US20010033557A1 (en) * 2000-02-08 2001-10-25 Tantivy Communications, Inc Grade of service and fairness policy for bandwidth reservation system
US20010038639A1 (en) * 2000-05-19 2001-11-08 Mckinnon Martin W. Monitoring and allocating access across a shared communications medium
US20020010778A1 (en) * 2000-01-13 2002-01-24 Yoshihisa Harada Server and network system and received load control method thereof
US20020012357A1 (en) * 1999-03-08 2002-01-31 Pankaj Rajesh K. Method of rate allocation in a data communications network
US20020156914A1 (en) * 2000-05-31 2002-10-24 Lo Waichi C. Controller for managing bandwidth in a communications network
US20020167920A1 (en) * 2000-02-28 2002-11-14 Takuya Miyazaki Radio random access control method
US20020172222A1 (en) * 2001-03-29 2002-11-21 International Business Machines Corporation Method and system for network management providing access to application bandwidth usage calculations
US20020178263A1 (en) * 2001-03-30 2002-11-28 William Hreha Dynamic resource allocation architecture for differentiated services over broadband communication networks
US6501791B1 (en) * 1999-07-21 2002-12-31 Legerity, Inc. Method and apparatus for allocating tones to a plurality of users in a multi-tone modem communications system
US20030018800A1 (en) * 1999-12-31 2003-01-23 Toni Paila Service transmission in a packet data network
US20030031146A1 (en) * 2001-08-08 2003-02-13 Shigeru Sugaya Wireless communication system, wireless communication control apparatus, wireless communication control method, wireless communication apparatus, wireless communication method, and storage medium
US20030125034A1 (en) * 2000-01-26 2003-07-03 Weerakoon Don Dilshan Pre-emptive bandwidth allocation by dynamic positioning
US6591423B1 (en) * 2000-02-28 2003-07-08 Qwest Communications International Inc. Gateway power synchronization
US6590885B1 (en) 1998-07-10 2003-07-08 Malibu Networks, Inc. IP-flow characterization in a wireless point to multi-point (PTMP) transmission system
US6594246B1 (en) 1998-07-10 2003-07-15 Malibu Networks, Inc. IP-flow identification in a wireless point to multi-point transmission system
US20030135639A1 (en) * 2002-01-14 2003-07-17 Richard Marejka System monitoring service using throttle mechanisms to manage data loads and timing
GB2385741A (en) * 2002-02-25 2003-08-27 3Com Corp Method and apparatus for managing data traffic associated with a user on a network
US6628629B1 (en) 1998-07-10 2003-09-30 Malibu Networks Reservation based prioritization method for wireless transmission of latency and jitter sensitive IP-flows in a wireless point to multi-point transmission system
US6636482B2 (en) * 2001-03-08 2003-10-21 Arris International, Inc. Method and apparatus for controlling traffic loading of different service levels in a cable data system
US6640248B1 (en) 1998-07-10 2003-10-28 Malibu Networks, Inc. Application-aware, quality of service (QoS) sensitive, media access control (MAC) layer
US20030202534A1 (en) * 2002-04-25 2003-10-30 Cloonan Thomas J. Method and system for adjusting bandwidth in a hybrid-fiber coaxial network using an intelligently controlled dynamic RF combiner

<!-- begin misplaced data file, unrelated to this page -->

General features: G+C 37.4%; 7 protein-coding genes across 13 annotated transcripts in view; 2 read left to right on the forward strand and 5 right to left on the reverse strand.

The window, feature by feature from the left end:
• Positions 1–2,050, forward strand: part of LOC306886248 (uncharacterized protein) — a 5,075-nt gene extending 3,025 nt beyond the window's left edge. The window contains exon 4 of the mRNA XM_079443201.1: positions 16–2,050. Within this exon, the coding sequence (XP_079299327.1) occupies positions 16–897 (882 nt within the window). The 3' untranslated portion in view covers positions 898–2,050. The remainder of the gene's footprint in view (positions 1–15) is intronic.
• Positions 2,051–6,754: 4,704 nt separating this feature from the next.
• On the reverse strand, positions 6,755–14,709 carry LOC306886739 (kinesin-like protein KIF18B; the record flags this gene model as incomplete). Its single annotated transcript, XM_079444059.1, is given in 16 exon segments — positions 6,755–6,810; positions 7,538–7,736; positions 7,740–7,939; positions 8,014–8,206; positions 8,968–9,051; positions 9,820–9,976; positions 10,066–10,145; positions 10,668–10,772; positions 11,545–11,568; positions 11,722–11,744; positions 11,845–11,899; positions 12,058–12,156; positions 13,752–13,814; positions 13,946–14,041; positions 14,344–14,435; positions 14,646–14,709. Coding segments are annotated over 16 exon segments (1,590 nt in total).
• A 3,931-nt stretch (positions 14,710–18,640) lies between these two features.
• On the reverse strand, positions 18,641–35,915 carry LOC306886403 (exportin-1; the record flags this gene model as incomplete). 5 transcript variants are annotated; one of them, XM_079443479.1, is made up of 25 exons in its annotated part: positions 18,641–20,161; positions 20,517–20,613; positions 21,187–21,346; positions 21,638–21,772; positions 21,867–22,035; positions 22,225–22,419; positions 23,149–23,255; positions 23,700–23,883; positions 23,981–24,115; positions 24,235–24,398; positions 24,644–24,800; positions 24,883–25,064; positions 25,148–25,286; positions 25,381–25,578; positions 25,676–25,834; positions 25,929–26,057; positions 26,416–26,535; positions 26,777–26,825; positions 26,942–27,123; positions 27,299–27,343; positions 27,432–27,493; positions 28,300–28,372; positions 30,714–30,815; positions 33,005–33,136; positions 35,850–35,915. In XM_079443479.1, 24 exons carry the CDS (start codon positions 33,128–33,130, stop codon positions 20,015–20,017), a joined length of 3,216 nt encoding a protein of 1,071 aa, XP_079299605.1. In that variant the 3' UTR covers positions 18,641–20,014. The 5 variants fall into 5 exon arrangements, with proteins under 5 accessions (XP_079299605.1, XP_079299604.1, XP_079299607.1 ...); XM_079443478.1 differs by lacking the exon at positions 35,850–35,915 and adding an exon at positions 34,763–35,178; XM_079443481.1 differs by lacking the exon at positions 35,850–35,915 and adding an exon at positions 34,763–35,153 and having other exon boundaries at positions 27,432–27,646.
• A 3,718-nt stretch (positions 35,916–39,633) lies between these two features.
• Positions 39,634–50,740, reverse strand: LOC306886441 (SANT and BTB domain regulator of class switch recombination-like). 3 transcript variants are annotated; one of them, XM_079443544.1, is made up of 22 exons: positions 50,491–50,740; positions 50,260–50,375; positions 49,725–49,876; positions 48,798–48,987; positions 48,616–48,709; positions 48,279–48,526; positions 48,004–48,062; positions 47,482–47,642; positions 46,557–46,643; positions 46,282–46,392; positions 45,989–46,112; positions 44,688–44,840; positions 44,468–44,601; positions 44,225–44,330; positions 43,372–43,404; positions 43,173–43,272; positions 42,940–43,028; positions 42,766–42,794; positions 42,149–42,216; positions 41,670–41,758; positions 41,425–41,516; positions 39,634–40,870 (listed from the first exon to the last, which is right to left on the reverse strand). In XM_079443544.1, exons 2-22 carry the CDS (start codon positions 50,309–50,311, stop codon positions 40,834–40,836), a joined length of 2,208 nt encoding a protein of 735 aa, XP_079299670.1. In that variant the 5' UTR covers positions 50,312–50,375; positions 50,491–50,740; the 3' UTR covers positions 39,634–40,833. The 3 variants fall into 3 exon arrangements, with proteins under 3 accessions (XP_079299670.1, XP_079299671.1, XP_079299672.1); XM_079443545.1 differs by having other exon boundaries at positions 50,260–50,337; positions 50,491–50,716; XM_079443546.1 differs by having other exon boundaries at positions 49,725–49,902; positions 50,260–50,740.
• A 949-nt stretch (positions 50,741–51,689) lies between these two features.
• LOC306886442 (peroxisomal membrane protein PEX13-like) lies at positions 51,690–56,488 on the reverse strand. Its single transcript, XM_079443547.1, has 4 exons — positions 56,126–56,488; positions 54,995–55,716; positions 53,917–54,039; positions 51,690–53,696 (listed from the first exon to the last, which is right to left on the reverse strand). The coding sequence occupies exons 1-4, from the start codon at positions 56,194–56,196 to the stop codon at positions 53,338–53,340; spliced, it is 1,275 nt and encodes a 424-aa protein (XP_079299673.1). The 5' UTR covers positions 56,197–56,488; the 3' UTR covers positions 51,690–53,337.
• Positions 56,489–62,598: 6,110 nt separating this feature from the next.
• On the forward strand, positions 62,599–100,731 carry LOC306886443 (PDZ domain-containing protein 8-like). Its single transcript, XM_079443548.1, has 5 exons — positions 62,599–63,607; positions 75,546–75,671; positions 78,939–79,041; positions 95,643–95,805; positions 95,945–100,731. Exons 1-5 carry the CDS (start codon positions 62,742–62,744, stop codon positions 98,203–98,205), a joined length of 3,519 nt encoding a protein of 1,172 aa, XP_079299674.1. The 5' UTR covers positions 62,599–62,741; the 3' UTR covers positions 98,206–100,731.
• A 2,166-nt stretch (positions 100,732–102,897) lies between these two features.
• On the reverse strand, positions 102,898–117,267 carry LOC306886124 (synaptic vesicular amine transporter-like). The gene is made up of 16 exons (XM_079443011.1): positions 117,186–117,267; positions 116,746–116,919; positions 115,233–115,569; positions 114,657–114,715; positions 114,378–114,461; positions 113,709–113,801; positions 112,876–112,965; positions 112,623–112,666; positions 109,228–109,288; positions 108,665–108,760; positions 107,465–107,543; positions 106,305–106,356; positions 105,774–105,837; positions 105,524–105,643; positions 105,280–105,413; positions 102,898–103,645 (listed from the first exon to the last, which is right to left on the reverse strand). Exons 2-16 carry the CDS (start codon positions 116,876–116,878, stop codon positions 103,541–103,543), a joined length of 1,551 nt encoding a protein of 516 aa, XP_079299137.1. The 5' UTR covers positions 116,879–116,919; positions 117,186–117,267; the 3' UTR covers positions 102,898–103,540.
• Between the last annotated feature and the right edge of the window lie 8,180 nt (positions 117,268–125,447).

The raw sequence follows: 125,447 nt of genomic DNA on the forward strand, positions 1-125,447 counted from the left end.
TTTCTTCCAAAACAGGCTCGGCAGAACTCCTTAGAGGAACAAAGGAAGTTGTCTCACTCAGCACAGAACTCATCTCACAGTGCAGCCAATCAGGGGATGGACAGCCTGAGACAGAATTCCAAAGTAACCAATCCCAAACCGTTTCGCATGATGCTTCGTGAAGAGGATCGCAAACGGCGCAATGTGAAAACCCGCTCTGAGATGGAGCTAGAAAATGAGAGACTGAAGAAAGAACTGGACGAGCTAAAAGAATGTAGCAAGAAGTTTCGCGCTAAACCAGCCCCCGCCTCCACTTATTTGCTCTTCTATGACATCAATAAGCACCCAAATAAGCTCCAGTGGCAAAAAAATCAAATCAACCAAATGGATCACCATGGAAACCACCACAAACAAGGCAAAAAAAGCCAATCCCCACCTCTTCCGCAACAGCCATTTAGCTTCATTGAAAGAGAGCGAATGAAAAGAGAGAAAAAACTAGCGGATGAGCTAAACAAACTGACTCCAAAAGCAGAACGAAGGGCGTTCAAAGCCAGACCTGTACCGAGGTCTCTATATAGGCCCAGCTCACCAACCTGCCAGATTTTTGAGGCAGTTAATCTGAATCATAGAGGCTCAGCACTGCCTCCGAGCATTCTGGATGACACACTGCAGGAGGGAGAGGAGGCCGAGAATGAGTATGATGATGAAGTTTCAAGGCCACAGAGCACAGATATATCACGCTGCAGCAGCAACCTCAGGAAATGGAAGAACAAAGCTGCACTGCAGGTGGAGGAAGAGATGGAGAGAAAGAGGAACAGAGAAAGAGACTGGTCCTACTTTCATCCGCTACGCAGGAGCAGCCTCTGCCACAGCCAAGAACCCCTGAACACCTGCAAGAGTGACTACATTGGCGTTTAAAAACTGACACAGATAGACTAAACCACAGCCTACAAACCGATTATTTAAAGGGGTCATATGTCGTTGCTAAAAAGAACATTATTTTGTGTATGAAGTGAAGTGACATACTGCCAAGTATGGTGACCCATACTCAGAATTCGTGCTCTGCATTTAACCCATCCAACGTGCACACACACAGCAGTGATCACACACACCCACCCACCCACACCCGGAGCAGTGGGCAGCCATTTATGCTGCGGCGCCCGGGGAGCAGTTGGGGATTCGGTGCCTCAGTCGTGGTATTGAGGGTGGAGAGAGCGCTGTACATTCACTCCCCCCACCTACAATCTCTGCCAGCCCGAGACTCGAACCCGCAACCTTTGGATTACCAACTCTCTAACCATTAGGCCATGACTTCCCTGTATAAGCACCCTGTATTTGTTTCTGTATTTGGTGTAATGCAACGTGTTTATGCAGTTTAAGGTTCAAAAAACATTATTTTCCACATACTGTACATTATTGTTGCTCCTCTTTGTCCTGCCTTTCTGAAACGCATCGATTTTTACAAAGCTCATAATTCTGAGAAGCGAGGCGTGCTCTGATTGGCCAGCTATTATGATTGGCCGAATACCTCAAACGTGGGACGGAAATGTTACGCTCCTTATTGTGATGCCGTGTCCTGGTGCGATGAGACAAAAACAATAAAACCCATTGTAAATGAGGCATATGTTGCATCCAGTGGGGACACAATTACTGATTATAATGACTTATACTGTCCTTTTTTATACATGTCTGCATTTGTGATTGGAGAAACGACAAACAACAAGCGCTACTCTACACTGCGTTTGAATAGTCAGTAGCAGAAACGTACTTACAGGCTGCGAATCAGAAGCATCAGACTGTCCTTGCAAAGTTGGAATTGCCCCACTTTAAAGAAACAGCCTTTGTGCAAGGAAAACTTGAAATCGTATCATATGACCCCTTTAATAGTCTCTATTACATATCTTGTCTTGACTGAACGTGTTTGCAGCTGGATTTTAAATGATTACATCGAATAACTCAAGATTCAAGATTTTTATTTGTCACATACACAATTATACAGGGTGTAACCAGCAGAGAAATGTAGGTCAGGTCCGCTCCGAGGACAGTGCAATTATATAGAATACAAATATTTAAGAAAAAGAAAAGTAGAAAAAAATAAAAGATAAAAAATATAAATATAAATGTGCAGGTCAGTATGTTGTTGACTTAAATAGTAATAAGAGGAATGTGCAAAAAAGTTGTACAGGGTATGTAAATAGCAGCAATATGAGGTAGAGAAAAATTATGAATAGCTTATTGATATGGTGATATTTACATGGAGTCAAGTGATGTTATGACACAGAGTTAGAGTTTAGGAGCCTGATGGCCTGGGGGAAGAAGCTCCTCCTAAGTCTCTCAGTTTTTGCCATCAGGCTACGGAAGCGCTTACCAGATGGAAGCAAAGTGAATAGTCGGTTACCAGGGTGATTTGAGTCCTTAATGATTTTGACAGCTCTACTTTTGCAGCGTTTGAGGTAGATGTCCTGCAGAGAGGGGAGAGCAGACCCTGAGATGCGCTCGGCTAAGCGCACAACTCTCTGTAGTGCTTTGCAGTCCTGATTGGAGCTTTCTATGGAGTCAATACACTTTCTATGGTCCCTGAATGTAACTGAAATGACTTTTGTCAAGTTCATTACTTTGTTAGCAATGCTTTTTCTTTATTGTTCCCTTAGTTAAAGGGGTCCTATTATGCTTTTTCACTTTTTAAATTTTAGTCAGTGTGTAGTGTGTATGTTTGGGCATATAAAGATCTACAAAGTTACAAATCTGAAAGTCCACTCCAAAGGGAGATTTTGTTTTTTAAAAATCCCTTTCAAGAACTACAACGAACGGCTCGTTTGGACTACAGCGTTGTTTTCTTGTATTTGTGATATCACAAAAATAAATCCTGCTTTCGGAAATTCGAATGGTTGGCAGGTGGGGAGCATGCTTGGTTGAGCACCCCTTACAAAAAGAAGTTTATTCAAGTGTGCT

US6657983B1 (en) * 1999-10-29 2003-12-02 Nortel Networks Limited Scheduling of upstream traffic in a TDMA wireless communications system
US6680922B1 (en) 1998-07-10 2004-01-20 Malibu Networks, Inc. Method for the recognition and operation of virtual private networks (VPNs) over a wireless point to multi-point (PtMP) transmission system
US20040044770A1 (en) * 2002-08-30 2004-03-04 Messick Randall E. Method and apparatus for dynamically managing bandwidth for clients in a storage area network
US6704932B1 (en) * 1998-01-16 2004-03-09 Nec Corporation Multi-access communication system and uplink band allocating method
US6711177B1 (en) * 1999-06-28 2004-03-23 Rockwell Collins, Inc. Method and apparatus for managing communication resources using frame fitting
US20040059827A1 (en) * 2002-09-20 2004-03-25 Industrial Technology Research Institute System for controlling network flow by monitoring download bandwidth
US20040077338A1 (en) * 2002-10-01 2004-04-22 Hsu Yun-Hsiang Kenny Wireless point to multipoint system
US6757277B1 (en) * 1999-01-26 2004-06-29 Siemens Information And Communication Networks, Inc. System and method for coding algorithm policy adjustment in telephony-over-LAN networks
US6765925B1 (en) * 2000-09-28 2004-07-20 Nortel Networks Limited Apparatus and method of maintaining state in a data transmission system
US20040142696A1 (en) * 2002-12-10 2004-07-22 Data Flow Systems, Inc. Radio communication system employing spectral reuse transceivers
US6775701B1 (en) * 2000-08-15 2004-08-10 Nortel Networks Limited Oversubscribing network resources
US6781967B1 (en) 2000-08-29 2004-08-24 Rockwell Collins, Inc. Scheduling techniques for receiver directed broadcast applications
US6788647B1 (en) 1999-11-19 2004-09-07 Cisco Technology, Inc. Automatically applying bi-directional quality of service treatment to network data flows
US6791994B1 (en) 2000-04-19 2004-09-14 Rockwell Collins, Inc. Method and apparatus for assigning receive slots in a dynamic assignment environment